Movies often look for TV for inspiration, whether we’re talking remakes or spin-offs.
is neither - but this all-singing, all-dancing college-bound musical comedy clearly owes a hefty debt to overwrought TV dramedy
That’s not a huge surprise, considering its creators: director Jason Moore has helmed more than a handful of primetime soapers (
One Tree Hill
), and writer Kay Cannon’s day gig is
So, it not only looks like
, it’s paced like
, and if you could smell it, it would reek of whatever
That’s really the only bad news, though.
The good news is, it’s much funnier and meaner than the show that influenced it; and if you squint a little, it’s basically an all-girl remake of
Revenge Of The Nerds
Real-life Tony winner Anna Kendrick toplines as a snippy, eye-rolling wannabe record producer who joins a hapless all-girl a cappella group at her college.
Their ragtag crew includes a pushy alpha-blonde (Anna Camp), an Asian serial killer (maybe), a black lesbian and ‘Fat Amy’ (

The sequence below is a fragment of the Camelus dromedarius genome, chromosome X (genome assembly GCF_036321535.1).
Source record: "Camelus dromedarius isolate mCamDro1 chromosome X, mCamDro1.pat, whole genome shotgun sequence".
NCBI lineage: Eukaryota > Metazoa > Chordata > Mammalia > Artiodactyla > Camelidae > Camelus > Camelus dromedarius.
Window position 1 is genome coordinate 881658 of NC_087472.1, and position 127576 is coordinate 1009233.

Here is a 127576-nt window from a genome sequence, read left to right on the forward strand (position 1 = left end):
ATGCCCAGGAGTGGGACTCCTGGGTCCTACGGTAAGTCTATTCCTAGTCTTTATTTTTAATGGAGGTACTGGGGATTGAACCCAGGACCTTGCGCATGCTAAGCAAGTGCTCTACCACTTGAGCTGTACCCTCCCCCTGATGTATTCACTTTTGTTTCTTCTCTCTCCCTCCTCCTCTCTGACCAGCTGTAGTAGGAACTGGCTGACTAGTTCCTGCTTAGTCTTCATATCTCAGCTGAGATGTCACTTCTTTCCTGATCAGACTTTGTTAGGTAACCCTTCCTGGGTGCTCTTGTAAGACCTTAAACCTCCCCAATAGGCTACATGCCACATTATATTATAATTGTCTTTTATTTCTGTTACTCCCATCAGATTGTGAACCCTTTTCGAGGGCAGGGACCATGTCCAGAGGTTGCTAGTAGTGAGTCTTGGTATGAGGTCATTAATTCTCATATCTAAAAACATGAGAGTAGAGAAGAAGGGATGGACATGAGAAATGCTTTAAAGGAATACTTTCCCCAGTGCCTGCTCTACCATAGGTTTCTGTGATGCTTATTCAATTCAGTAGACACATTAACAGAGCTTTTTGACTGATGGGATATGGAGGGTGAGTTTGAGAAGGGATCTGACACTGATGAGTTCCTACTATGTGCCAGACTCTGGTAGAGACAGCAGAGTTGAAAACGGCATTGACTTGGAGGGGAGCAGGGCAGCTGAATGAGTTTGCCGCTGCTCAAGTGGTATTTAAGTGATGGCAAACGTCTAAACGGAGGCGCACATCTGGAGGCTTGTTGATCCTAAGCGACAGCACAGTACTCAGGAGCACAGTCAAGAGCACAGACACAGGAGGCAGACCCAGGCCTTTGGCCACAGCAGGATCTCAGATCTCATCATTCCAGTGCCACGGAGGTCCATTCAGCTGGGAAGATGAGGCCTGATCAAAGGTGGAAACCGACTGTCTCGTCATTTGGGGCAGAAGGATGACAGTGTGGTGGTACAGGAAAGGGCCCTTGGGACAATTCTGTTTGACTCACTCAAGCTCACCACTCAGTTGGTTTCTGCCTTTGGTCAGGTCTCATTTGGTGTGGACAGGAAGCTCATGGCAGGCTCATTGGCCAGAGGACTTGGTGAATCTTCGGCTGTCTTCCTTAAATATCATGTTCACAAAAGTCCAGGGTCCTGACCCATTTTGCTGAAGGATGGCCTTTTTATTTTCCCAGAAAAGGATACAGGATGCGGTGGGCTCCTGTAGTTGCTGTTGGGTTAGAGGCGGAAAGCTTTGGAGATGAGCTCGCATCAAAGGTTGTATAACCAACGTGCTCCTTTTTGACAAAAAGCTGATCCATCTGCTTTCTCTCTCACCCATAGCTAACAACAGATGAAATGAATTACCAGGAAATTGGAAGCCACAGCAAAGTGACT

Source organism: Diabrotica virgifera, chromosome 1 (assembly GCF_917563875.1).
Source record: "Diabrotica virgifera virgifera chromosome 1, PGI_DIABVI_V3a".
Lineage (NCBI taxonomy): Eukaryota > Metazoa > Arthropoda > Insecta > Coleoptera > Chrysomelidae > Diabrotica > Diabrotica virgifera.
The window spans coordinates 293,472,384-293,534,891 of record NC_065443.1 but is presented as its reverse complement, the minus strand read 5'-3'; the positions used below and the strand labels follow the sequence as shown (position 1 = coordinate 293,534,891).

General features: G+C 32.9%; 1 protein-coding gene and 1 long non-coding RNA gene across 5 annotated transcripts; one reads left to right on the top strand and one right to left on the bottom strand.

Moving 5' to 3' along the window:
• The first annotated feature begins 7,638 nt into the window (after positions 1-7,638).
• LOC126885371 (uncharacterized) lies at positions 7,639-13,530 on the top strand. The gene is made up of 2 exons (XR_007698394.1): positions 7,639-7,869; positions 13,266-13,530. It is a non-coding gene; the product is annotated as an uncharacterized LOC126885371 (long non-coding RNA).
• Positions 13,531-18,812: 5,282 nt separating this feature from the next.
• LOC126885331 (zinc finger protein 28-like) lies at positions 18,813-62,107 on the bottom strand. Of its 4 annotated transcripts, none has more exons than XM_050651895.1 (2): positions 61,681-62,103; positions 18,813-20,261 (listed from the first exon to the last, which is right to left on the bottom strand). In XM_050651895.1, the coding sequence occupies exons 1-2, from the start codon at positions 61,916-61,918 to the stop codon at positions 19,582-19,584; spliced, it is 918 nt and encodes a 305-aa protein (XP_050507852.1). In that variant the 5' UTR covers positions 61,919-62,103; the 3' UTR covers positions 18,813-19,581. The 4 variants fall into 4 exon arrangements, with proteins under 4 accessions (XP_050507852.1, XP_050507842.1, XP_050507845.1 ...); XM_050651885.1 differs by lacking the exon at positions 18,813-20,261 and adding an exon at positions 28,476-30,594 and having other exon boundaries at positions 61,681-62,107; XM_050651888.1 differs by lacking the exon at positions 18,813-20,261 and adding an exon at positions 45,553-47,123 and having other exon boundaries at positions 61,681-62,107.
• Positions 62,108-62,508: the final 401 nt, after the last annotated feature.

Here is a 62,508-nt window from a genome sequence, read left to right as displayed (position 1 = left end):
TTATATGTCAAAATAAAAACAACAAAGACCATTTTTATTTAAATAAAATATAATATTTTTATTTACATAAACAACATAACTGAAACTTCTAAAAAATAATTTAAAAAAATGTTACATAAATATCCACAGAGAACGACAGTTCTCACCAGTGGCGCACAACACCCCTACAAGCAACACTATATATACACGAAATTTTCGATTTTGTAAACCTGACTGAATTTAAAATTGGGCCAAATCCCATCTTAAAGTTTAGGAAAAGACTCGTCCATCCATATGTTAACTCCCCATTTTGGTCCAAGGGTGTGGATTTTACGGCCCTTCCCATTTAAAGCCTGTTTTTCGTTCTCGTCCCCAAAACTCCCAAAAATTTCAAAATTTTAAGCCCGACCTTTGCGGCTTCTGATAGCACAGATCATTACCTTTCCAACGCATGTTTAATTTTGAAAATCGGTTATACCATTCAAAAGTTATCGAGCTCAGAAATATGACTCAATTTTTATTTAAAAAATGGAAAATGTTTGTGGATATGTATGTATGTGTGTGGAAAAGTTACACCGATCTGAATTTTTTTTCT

’ irrepressible Rebel Wilson, who steals every scene she’s in).
They are, naturally, the underdogs, and through your standard young adult struggles, they learn to work together and become a crackerjack force of vocal fury, as evidenced by the furious (for an a cappella competition, anyway),
Bring It On
Although it takes fitful stabs at social relevance and tearjerkery, at heart
is teenage wish-fulfilment candy floss, with no nutritional value to speak of.
Still, it’s wrapped in a shiny, eye-pleasing package, and unlike its increasingly cloying forebear
, almost impossible to hate. Ironically, given its title, the film’s tone often wobbles uneasily between heartfelt and snarky but, overall, it’s a satisfying, and occasionally even fist-pumping, tribute to the enduring spirit of misfits and weirdos.